A country’s food can tell us a huge amount about the country itself. Finnish food is no different. Our culinary tastes reflect our way of living, our history and how we feel about ourselves. So let’s check what’s cooking everywhere from the deepest forests to the hippest streets.
1. A feast of fish and forest food
If you’ve ever driven through Finland’s landscape you’ll have noticed the never ending forest and the thousands of lakes (188 000 to be more specific). With 78% of the land covered with the green gold, it’s one of the world’s most forested countries. Every fifth Finn belongs to a forest owning family, but according to Finnish law and tradition the forest belongs to everyone, with all its treasures. Nearly 300 000 Finns have a hunting license and most often they point their rifles at moose, deer and bear.
These are considered delicacies, which often get tourists very excited, and why shouldn’t they! Anyone who knows how to cook the meat can create the most delicious plates of Finnish wilderness. Add some tasty berries and mushrooms to the list and you’ve got a Finnish forest menu. With Finland being the country of a thousand lakes, fish is found in many dishes. If you ever find yourself strolling through a Finnish fish market, be sure to taste the creamy fish soup, cold smoked salmon and fried Baltic herring.
What this food says about Finns: You can take the Finn out of the forest but you can’t take the forest out of the Finn. In our hearts, we’ll always be forest people.
2. Rocking with Ruisleipä
Ever since the Iron Age, rye has been grown in Finland, and in the Middle Ages it took an important role in the Finnish cuisine. Apart from being suitable for the Finnish climate, with only three months of warm weather, it’s also the main ingredient in one of Finland’s dearest foods – the ruisleipä or rye bread. Unlike the Swedish rye bread, the Finns keep theirs unsweetened and simple with only four ingredients: rye flour, sourdough, water and salt. In the past this bread was convenient due to its longevity. The hole in the middle of the flat and round loaves dates from times when the bread was hung on a stick above the kitchen fireplace for long-term storage. If dried, it’s almost immune to mould. Rye is also the main ingredient in many other dishes, such as Karelian pasties and the Easter dessert pudding mämmi. But beware, unless you’re Finnish, this dessert can be tough to stomach.
What this food says about Finland: We’re hardcore and adaptable because in our challenging climate we have to be. For much of the world bread is a fluffy pleasure to enjoy with butter and jam. For us it’s as hard as rock and lasts for months.
3. Sensational sauna smoked meat
Yes, that’s right, the Finns not only heat themselves up in the sauna but their food too. As with many other Finnish dishes, this way of cooking is to do with the historical need for preservation, but it also adds a salty Finnish touch to the meat. Using saunas for preparing meat was, and still is, a part of the country’s big farming culture. Before heating up the sauna the meat is hung for a few days and then put in a bath of salt for another few days. The result is both salty and tender. In Ostrobothnia, a region in Western Finland, the choice of sauna-smoked meat is usually lamb. But just about anything goes, as long as the fat doesn’t drip on the fire and risk burning the sauna down.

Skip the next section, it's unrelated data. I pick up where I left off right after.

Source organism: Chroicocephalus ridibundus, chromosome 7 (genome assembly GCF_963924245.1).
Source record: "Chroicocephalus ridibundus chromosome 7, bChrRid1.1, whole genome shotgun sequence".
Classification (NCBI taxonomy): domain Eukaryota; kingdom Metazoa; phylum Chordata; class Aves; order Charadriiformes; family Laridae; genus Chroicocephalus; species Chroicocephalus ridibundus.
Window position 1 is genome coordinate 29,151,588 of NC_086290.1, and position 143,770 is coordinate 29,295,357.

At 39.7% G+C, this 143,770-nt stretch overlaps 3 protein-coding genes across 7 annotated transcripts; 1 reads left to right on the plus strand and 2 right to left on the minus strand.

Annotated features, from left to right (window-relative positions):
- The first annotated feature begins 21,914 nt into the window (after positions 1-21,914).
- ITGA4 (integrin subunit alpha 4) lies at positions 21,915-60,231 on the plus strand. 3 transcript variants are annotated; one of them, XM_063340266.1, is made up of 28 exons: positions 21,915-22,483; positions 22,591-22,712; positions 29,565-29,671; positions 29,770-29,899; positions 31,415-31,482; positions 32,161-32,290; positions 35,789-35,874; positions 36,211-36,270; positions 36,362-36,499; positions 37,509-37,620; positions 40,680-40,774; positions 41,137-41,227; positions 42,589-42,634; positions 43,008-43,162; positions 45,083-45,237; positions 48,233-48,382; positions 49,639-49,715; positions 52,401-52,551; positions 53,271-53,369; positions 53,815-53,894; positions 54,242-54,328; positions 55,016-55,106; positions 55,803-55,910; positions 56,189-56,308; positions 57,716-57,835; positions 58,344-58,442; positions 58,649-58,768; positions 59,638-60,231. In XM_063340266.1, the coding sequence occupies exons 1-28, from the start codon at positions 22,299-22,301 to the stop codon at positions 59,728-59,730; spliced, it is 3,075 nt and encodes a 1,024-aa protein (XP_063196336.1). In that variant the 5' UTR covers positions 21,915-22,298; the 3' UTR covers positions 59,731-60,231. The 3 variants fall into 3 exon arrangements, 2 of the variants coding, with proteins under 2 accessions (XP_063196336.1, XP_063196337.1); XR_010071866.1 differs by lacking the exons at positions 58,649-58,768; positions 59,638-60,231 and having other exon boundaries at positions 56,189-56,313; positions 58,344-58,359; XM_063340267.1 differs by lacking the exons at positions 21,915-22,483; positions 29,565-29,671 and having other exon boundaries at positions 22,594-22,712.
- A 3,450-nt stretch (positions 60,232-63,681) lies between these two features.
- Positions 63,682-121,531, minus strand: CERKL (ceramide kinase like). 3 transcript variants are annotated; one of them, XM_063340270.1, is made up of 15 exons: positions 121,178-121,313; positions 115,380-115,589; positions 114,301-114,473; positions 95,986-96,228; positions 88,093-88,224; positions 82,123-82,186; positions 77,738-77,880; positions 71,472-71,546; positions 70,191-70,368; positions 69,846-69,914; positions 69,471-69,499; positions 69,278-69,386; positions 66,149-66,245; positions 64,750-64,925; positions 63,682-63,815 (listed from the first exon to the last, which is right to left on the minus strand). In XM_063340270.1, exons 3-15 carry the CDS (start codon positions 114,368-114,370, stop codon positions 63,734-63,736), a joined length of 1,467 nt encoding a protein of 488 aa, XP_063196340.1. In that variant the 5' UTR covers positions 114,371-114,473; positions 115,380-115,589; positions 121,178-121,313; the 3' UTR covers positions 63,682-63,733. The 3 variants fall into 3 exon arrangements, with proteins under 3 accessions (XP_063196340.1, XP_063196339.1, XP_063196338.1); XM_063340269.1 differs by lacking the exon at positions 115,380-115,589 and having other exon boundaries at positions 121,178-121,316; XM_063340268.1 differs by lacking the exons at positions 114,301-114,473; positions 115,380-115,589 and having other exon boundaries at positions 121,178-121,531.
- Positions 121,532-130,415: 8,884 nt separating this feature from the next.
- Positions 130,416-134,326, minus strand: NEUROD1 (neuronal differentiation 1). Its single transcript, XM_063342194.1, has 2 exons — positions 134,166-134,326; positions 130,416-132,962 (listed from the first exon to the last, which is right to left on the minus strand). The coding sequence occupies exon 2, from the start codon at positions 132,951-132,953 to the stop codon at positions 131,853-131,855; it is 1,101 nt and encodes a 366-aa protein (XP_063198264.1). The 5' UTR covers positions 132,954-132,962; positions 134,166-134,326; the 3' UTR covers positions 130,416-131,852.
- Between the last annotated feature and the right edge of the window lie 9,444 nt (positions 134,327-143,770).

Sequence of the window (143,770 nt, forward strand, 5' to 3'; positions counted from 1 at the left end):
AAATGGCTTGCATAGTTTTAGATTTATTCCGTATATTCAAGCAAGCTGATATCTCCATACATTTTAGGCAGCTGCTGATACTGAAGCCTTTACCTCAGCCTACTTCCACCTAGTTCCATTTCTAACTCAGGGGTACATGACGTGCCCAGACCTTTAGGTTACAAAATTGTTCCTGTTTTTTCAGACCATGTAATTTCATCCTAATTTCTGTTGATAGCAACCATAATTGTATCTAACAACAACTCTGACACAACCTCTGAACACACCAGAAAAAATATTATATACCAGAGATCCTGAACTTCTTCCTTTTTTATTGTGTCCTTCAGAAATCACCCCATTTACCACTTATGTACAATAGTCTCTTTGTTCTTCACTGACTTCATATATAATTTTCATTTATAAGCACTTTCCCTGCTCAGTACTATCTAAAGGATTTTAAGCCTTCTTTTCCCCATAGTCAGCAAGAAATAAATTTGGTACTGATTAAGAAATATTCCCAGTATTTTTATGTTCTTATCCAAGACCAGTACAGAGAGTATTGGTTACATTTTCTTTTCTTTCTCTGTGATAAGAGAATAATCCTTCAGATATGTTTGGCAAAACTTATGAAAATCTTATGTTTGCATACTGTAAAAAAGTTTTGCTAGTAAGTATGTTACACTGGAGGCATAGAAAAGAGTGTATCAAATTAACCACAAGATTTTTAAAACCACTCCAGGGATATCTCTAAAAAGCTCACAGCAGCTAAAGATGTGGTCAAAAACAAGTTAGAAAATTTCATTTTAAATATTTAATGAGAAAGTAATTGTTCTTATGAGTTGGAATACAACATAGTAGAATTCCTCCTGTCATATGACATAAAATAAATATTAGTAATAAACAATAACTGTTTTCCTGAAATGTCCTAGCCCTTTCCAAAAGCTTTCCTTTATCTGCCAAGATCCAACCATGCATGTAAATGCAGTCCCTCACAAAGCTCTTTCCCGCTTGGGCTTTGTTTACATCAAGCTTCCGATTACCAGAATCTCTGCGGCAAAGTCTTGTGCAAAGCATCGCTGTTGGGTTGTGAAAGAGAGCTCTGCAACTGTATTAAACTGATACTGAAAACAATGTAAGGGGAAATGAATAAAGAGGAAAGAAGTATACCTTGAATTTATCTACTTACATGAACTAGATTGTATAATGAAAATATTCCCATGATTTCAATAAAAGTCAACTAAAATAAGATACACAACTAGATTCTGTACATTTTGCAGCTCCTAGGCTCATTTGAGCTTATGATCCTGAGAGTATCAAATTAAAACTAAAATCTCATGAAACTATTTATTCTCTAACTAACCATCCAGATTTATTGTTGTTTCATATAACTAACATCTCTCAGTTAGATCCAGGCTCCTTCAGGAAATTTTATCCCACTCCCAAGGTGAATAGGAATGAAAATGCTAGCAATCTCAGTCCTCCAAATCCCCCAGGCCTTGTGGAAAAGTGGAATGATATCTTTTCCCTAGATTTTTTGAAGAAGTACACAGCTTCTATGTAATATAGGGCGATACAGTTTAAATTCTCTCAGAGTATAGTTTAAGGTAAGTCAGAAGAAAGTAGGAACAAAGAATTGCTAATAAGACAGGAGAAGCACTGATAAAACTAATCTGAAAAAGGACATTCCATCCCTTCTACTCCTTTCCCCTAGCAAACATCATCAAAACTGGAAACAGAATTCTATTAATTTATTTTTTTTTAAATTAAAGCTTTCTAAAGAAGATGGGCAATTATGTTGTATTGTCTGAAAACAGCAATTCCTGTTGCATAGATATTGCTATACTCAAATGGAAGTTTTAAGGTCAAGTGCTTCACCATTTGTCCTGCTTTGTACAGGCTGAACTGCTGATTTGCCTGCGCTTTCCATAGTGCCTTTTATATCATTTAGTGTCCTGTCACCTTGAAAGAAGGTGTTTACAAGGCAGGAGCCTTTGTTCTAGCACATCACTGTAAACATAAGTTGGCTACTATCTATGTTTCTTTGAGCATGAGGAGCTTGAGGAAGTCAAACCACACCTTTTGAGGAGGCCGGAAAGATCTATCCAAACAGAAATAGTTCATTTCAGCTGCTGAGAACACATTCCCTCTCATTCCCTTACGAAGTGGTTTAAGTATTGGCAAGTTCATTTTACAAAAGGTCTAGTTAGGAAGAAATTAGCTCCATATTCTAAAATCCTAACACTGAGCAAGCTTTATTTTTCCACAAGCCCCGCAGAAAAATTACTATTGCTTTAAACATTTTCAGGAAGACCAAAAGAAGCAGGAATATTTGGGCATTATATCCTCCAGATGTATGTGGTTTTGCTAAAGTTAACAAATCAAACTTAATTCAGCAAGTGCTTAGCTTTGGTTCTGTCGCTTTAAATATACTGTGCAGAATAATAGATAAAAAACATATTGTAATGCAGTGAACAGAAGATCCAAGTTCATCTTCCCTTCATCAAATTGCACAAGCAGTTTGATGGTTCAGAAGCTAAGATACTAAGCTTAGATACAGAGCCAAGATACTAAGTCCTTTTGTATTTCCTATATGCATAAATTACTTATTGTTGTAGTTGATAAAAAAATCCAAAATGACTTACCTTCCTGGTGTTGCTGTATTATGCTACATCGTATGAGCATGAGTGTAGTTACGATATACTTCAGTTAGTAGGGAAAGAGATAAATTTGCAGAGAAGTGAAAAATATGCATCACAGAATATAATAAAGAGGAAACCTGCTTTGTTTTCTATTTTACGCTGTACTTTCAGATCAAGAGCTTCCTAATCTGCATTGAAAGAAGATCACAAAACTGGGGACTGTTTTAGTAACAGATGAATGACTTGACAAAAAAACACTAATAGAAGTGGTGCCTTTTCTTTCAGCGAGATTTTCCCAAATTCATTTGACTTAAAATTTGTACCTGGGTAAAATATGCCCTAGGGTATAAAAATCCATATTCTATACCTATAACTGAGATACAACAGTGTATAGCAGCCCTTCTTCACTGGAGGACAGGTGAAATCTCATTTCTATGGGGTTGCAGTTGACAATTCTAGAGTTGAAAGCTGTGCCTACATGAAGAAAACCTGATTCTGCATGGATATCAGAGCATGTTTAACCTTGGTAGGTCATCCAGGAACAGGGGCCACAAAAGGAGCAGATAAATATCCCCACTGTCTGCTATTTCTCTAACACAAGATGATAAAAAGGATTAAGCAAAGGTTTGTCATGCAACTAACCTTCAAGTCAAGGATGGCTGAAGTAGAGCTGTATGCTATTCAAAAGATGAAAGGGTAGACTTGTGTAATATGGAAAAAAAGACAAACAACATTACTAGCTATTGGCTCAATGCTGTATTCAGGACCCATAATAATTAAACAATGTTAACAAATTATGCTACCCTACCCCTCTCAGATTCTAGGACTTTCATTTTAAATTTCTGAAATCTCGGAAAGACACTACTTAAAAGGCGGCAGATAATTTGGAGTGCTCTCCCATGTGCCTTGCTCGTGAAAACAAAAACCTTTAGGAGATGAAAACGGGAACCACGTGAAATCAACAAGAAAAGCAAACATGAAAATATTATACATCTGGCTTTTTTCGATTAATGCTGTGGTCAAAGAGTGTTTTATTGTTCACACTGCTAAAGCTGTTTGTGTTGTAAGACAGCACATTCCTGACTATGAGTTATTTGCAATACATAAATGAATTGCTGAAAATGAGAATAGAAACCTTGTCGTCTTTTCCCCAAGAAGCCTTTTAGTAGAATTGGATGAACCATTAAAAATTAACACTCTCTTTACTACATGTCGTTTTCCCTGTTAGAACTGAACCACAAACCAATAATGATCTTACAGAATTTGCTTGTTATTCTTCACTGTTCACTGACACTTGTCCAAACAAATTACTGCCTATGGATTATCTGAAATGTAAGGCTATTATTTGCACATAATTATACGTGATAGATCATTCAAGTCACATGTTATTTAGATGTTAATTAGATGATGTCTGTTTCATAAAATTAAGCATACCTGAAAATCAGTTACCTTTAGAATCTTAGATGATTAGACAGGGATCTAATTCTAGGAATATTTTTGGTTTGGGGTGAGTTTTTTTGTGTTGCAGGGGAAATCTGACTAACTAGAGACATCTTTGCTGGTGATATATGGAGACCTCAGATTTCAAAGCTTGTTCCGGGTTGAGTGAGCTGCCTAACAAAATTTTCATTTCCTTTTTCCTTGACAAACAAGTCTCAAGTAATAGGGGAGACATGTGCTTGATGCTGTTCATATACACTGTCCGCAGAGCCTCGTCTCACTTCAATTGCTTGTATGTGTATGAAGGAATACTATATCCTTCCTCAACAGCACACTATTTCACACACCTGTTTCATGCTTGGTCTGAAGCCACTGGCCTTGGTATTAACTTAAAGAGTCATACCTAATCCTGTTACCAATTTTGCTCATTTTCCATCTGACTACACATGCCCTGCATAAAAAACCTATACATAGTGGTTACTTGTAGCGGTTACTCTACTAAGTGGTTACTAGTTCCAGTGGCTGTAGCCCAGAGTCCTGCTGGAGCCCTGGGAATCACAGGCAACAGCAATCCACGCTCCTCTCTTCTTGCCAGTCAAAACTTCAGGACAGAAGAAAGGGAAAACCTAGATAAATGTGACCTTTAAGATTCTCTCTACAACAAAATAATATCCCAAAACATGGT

What this food says about Finns: We’re people of extremes. We live in a place that gets very, very cold, so we love to hang out in a place that gets very, very hot.
4. Bloody food
This is not a reference to the Finns’ love of swearing but to their use of blood in cooking. There is bread, pancakes and sausage coloured and flavoured with this unique ingredient. The mustamakkara (blood sausage) originates from Tampere and is served with lingonberry jam. Bloody good, some say, while others may have to take some vodka to get it down. When you live in a country as unforgiving as Finland, you have to make sure nothing goes to waste.
What this food says about Finns: In our rural past food supply was a lot more insecure than today, so we still make the most of what we’ve got. Blood might not be everyone’s cup of tea, but if it’s there, then we might as well use it as best we can.
5. Snacking on Snägäri
An odd combination of letters for the outsider, but for the Friday night party crowd this is exactly what’s called for after last orders at the bar. Snägäri refers to Finland’s popular street food kiosks, where the best selling dish is local sausage inside a meat pasty. In recent years, traditional Finnish street food has faced new competition. Now, especially in Helsinki, you’ll find more and more food trucks selling tasty dishes from around the world. But as long as Finns love their Friday night fun, you can safely assume we’ll continue to go for a piece of bread with our dearly loved sausage in between.
What this food says about Finns: When we let our hair down we do it in style. Finns might have a reputation for restraint, but after a few Friday drinks we throw caution to the wind. This applies to food, too.
And this lack of restraint applies to candy too.
Ebba Håkans is a winner of the TV cooking program, Come Dine with Me. A journalist and chef, in the near future she hopes to complete a Master’s Degree in Political Science and move on to the next excitingly messy chapter of her life.